- to squat on one's heels (often followed by down).
- to hunch: The driver hunkered over the steering wheel.
- to hide, hide out, or take shelter (usually followed by down): The escaped convicts hunkered down in a cave in the mountains.
- to hold resolutely or stubbornly to a policy, opinion, etc., when confronted by criticism, opposition, or unfavorable circumstances (usually followed by down): Though all the evidence was against him, he hunkered down and refused to admit his guilt.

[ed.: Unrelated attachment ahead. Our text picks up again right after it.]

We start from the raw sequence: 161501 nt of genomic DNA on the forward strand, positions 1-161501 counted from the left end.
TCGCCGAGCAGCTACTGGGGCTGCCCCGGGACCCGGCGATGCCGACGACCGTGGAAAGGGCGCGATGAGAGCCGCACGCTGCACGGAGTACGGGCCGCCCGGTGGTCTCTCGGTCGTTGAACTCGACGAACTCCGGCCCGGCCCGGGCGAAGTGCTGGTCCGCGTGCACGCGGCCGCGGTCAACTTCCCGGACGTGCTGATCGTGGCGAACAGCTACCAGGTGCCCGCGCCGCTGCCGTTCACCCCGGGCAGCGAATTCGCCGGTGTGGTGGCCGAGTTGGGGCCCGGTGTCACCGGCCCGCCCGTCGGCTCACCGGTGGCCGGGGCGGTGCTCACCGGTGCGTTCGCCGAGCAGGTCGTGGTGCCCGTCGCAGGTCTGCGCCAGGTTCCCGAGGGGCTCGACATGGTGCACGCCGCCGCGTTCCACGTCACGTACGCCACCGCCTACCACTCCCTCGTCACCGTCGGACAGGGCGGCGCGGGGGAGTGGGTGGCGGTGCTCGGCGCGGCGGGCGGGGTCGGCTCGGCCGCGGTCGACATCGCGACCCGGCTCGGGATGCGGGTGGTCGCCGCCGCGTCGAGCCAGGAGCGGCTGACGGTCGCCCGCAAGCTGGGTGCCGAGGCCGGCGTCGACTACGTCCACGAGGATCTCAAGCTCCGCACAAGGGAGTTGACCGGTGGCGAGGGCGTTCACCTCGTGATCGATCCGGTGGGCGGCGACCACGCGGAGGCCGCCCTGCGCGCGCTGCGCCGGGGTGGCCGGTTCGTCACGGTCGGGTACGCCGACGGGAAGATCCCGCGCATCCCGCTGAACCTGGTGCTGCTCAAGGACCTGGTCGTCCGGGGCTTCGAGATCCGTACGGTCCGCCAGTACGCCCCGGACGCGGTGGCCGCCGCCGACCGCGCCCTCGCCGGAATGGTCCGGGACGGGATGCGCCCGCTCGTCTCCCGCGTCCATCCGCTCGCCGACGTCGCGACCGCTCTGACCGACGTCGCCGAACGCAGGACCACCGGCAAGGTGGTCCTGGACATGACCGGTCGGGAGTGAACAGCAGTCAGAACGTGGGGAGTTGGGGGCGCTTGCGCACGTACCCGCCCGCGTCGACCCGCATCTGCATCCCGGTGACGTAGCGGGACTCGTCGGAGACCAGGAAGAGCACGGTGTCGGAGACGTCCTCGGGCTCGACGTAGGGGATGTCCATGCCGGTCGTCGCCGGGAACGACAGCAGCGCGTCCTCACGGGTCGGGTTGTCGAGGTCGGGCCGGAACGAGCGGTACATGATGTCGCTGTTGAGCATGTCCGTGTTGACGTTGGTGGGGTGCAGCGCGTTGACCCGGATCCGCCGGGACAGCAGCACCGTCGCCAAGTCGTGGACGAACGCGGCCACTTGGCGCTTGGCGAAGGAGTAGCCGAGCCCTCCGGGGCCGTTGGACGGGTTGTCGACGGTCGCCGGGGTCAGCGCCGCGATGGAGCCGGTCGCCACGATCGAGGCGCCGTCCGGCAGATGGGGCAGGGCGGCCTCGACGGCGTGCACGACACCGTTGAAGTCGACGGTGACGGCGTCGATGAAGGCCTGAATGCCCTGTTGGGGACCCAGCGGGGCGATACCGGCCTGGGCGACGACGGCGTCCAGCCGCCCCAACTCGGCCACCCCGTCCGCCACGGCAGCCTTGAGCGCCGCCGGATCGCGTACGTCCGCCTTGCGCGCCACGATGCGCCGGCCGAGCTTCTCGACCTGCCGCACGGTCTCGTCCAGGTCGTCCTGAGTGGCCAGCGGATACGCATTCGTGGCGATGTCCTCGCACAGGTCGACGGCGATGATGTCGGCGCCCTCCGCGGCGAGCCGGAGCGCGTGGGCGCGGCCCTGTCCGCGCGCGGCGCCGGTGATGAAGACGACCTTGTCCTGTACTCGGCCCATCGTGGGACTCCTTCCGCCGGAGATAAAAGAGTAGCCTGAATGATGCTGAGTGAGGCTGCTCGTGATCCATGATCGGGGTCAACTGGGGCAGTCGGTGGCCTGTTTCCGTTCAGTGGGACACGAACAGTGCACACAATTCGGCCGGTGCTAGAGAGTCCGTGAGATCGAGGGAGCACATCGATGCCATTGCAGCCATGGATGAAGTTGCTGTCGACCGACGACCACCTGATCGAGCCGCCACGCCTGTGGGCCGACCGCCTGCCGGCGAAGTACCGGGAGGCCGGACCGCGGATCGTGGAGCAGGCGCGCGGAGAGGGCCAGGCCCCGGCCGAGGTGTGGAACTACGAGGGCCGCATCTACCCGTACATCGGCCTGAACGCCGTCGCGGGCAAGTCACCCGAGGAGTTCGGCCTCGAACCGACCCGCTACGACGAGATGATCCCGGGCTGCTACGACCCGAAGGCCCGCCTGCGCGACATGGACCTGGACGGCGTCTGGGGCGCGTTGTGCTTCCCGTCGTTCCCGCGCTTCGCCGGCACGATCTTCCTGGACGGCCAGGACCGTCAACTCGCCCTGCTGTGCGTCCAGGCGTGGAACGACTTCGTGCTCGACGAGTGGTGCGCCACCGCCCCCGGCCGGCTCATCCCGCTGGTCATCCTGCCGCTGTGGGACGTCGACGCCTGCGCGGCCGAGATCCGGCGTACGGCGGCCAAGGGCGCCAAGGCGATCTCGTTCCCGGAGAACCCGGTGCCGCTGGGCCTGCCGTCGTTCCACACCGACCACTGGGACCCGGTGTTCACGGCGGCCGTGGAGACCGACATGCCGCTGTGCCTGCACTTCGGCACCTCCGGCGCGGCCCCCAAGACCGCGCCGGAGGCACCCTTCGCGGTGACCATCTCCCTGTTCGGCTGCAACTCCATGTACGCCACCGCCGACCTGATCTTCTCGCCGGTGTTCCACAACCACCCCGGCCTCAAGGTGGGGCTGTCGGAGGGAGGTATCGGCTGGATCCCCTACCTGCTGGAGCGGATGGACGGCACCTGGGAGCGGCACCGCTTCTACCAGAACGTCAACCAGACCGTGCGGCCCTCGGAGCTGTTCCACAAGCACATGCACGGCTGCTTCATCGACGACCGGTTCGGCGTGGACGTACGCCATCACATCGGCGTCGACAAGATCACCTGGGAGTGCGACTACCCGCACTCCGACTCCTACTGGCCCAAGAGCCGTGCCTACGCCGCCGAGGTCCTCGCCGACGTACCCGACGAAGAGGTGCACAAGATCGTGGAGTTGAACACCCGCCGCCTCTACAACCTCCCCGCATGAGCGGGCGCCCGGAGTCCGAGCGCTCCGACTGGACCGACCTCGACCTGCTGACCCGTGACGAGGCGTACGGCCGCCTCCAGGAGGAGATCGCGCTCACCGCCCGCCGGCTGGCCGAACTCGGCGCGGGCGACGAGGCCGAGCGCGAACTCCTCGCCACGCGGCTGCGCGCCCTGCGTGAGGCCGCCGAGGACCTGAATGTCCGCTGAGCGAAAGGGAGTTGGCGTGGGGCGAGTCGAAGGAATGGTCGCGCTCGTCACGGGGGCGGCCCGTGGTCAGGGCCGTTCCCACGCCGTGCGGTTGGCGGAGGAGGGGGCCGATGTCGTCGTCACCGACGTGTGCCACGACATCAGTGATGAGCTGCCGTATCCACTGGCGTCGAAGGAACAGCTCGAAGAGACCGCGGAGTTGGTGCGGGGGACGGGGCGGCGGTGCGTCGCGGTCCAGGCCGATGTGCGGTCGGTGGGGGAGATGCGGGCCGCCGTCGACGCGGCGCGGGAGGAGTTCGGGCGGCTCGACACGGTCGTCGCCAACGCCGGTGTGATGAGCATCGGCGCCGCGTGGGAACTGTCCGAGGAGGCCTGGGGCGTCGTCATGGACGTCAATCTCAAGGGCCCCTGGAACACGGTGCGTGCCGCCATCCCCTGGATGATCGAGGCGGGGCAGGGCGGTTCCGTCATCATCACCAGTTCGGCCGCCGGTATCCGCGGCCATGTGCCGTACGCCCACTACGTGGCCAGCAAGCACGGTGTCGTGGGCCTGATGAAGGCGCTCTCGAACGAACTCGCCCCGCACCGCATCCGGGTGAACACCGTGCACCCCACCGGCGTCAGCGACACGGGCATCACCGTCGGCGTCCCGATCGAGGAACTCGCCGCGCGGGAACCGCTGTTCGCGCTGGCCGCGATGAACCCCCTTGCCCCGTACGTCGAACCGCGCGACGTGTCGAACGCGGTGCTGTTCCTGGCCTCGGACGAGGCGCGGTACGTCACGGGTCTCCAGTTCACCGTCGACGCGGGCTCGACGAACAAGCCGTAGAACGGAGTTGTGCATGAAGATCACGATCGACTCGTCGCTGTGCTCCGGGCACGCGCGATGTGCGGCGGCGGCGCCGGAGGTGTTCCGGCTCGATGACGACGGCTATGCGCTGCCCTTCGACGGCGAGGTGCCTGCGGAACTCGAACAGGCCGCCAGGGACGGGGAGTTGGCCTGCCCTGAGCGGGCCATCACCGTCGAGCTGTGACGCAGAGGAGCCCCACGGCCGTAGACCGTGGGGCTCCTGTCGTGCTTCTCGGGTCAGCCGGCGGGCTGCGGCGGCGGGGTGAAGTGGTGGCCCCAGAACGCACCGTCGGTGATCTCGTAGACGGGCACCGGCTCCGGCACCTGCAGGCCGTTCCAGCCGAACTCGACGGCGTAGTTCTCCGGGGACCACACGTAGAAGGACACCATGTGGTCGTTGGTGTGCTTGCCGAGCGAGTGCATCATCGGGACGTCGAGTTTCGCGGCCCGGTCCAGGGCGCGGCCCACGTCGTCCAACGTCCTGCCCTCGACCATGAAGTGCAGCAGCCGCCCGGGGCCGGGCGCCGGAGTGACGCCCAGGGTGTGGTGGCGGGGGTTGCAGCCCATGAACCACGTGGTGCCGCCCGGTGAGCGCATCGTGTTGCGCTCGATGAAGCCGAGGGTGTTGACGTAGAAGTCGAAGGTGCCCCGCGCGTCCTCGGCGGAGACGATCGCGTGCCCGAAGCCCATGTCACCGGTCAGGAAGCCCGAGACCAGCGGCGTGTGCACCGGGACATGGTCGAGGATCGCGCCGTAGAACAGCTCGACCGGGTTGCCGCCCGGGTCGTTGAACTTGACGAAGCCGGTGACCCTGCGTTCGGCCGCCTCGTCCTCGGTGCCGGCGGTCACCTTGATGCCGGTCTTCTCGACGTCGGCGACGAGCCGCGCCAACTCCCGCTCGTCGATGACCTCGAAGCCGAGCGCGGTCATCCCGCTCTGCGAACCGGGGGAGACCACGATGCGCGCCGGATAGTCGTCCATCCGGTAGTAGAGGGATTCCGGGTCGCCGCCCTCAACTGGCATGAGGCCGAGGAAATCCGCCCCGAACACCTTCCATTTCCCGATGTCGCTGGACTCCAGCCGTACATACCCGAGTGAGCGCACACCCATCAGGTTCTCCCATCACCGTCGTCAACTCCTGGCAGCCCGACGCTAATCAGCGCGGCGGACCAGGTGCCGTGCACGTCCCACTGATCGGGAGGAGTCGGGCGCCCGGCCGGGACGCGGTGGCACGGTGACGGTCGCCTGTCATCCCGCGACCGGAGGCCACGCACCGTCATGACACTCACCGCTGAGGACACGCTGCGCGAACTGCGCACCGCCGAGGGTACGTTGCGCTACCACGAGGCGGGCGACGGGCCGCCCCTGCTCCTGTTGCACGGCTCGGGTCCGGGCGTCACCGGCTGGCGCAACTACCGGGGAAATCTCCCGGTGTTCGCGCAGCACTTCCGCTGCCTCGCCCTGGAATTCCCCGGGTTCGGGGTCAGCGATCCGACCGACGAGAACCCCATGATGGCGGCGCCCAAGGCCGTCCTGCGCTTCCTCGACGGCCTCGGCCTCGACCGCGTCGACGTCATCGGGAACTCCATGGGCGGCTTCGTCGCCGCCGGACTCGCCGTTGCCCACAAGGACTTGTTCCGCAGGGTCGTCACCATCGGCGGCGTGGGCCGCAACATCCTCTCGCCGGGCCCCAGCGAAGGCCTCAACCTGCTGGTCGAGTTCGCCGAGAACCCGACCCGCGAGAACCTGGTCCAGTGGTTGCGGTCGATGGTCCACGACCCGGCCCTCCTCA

- Slang. to lumber along; walk or move slowly or aimlessly.
- hunkers, one's haunches.
- on one's hunkers,
- British Informal.squatting on one's heels.
- suffering a period of poverty, bad luck, or the like.
Origin of hunker
- (intr often foll by down) to squat; crouch
Word Origin and History for hunker down
"to squat, crouch," 1720, Scottish, of uncertain origin, possibly from a Scandinavian source, cf. Old Norse huka "to crouch," hoka, hokra "to crawl." Hunker down, Southern U.S. dialectal phrase, popularized c.1965, from northern British hunker "haunch." Related: Hunkered; hunkering.